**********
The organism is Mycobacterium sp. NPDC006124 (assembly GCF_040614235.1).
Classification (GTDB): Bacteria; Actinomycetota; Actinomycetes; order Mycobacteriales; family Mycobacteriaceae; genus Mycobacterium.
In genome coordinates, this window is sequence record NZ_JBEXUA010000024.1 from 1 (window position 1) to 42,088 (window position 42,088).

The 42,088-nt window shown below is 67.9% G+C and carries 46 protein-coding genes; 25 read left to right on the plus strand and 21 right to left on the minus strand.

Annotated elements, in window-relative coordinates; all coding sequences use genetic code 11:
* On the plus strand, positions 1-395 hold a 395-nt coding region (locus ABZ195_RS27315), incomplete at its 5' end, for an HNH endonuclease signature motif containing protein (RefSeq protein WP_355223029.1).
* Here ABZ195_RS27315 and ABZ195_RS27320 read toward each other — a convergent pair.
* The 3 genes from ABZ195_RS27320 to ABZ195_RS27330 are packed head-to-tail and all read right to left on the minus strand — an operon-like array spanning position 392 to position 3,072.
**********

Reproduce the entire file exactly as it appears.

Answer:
The organism is Mycobacterium sp. NPDC006124 (assembly GCF_040614235.1).
Classification (GTDB): Bacteria; Actinomycetota; Actinomycetes; order Mycobacteriales; family Mycobacteriaceae; genus Mycobacterium.
In genome coordinates, this window is sequence record NZ_JBEXUA010000024.1 from 1 (window position 1) to 42,088 (window position 42,088).

The 42,088-nt window shown below is 67.9% G+C and carries 46 protein-coding genes; 25 read left to right on the plus strand and 21 right to left on the minus strand.

Annotated elements, in window-relative coordinates; all coding sequences use genetic code 11:
* On the plus strand, positions 1-395 hold a 395-nt coding region (locus ABZ195_RS27315), incomplete at its 5' end, for an HNH endonuclease signature motif containing protein (RefSeq protein WP_355223029.1).
* Here ABZ195_RS27315 and ABZ195_RS27320 read toward each other — a convergent pair.
* The 3 genes from ABZ195_RS27320 to ABZ195_RS27330 are packed head-to-tail and all read right to left on the minus strand — an operon-like array spanning position 392 to position 3,072.